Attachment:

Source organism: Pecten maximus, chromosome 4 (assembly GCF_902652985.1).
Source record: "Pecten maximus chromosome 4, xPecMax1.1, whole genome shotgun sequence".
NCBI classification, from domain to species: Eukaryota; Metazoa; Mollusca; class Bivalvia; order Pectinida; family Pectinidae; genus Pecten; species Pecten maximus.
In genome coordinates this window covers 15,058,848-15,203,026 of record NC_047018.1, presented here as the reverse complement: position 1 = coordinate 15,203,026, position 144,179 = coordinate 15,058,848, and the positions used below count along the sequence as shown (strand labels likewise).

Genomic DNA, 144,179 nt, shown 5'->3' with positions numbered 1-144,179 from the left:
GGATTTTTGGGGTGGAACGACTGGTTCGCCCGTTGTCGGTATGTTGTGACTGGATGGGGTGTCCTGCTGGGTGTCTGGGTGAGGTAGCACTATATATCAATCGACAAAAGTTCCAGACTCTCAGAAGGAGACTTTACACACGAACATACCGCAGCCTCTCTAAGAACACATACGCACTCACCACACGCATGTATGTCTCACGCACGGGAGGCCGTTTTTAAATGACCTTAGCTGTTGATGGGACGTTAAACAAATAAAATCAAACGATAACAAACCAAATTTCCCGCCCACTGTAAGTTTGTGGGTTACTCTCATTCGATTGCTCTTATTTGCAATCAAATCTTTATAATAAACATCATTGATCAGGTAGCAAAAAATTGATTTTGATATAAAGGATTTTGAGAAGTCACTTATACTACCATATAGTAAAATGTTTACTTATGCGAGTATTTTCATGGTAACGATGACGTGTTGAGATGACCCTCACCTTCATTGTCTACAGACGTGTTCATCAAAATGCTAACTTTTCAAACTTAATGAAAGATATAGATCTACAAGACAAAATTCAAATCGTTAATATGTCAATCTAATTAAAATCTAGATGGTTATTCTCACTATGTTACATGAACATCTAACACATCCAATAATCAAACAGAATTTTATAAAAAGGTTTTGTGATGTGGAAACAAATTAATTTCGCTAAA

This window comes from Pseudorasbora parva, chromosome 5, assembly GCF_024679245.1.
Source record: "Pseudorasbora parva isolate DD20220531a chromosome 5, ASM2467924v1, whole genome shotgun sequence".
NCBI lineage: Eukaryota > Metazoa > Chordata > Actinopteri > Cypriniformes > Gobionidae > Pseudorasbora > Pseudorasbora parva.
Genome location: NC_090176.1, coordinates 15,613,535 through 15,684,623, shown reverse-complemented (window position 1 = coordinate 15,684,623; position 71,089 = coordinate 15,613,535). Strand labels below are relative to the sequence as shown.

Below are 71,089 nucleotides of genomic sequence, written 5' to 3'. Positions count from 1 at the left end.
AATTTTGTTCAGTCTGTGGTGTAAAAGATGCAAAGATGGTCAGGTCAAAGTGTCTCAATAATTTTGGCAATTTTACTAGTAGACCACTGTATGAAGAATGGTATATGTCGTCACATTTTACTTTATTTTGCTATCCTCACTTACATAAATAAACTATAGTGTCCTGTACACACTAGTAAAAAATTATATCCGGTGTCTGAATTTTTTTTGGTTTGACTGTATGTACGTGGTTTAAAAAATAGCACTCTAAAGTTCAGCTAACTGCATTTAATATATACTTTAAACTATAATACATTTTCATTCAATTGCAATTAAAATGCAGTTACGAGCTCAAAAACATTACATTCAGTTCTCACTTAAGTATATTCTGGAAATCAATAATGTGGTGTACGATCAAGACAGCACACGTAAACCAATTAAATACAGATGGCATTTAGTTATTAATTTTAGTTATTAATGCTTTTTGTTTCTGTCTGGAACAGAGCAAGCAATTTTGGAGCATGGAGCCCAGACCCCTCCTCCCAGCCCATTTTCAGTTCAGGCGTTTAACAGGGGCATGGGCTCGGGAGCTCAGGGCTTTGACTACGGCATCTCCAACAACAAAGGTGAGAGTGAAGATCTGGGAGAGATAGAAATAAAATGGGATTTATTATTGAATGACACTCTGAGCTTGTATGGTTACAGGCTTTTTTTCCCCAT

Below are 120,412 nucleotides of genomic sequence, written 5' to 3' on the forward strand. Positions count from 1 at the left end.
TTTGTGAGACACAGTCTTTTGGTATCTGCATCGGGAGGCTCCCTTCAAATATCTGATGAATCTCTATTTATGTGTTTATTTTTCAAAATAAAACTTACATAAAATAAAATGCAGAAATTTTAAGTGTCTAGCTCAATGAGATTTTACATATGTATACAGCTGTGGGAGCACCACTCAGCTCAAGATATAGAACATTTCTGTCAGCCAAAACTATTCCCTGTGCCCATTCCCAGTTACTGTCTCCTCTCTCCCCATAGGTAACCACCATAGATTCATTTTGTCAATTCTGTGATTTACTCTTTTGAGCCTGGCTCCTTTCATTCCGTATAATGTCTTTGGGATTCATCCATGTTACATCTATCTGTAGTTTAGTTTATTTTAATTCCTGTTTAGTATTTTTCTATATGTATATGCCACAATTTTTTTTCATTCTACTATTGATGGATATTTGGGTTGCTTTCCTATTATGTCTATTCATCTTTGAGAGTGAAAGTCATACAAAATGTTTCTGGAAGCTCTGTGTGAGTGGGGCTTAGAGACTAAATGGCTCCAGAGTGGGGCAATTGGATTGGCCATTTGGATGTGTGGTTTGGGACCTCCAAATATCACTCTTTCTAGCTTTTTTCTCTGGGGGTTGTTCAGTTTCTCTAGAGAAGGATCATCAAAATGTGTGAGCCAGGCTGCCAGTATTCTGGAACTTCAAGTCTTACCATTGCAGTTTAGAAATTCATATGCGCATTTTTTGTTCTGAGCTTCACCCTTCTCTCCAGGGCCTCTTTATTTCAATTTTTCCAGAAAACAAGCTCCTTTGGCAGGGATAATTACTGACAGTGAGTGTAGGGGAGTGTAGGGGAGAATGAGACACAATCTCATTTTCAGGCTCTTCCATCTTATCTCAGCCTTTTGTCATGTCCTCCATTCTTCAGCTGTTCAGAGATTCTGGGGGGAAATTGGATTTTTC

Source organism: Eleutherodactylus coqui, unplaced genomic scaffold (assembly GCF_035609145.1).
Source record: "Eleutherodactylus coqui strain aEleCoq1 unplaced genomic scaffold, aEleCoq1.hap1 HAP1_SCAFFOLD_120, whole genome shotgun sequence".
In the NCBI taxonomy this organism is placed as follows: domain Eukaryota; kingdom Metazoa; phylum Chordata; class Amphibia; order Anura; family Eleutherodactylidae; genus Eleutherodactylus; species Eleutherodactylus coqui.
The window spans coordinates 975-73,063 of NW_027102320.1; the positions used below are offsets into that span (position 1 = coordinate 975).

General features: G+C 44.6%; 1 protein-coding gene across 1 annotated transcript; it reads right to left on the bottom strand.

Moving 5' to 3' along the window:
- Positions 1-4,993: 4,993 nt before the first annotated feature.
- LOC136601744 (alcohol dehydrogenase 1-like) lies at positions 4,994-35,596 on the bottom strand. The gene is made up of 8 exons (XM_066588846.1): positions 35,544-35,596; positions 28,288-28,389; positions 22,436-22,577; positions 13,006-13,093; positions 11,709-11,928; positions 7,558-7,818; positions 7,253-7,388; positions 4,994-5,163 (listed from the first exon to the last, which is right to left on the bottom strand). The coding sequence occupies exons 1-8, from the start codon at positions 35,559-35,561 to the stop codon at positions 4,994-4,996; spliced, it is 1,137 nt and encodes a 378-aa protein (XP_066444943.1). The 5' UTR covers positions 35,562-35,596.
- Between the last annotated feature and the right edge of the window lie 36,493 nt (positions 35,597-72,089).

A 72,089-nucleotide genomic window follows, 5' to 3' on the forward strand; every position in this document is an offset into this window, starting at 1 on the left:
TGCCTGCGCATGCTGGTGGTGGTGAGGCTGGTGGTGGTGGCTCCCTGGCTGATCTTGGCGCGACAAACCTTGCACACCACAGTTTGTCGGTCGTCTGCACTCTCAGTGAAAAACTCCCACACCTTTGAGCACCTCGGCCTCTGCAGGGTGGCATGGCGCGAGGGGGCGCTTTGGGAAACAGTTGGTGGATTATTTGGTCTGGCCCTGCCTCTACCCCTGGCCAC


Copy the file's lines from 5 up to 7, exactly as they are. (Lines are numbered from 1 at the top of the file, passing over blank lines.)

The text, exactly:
Genomic DNA, 144,179 nt, shown 5'->3' with positions numbered 1-144,179 from the left:
GGATTTTTGGGGTGGAACGACTGGTTCGCCCGTTGTCGGTATGTTGTGACTGGATGGGGTGTCCTGCTGGGTGTCTGGGTGAGGTAGCACTATATATCAATCGACAAAAGTTCCAGACTCTCAGAAGGAGACTTTACACACGAACATACCGCAGCCTCTCTAAGAACACATACGCACTCACCACACGCATGTATGTCTCACGCACGGGAGGCCGTTTTTAAATGACCTTAGCTGTTGATGGGACGTTAAACAAATAAAATCAAACGATAACAAACCAAATTTCCCGCCCACTGTAAGTTTGTGGGTTACTCTCATTCGATTGCTCTTATTTGCAATCAAATCTTTATAATAAACATCATTGATCAGGTAGCAAAAAATTGATTTTGATATAAAGGATTTTGAGAAGTCACTTATACTACCATATAGTAAAATGTTTACTTATGCGAGTATTTTCATGGTAACGATGACGTGTTGAGATGACCCTCACCTTCATTGTCTACAGACGTGTTCATCAAAATGCTAACTTTTCAAACTTAATGAAAGATATAGATCTACAAGACAAAATTCAAATCGTTAATATGTCAATCTAATTAAAATCTAGATGGTTATTCTCACTATGTTACATGAACATCTAACACATCCAATAATCAAACAGAATTTTATAAAAAGGTTTTGTGATGTGGAAACAAATTAATTTCGCTAAA

This window comes from Pseudorasbora parva, chromosome 5, assembly GCF_024679245.1.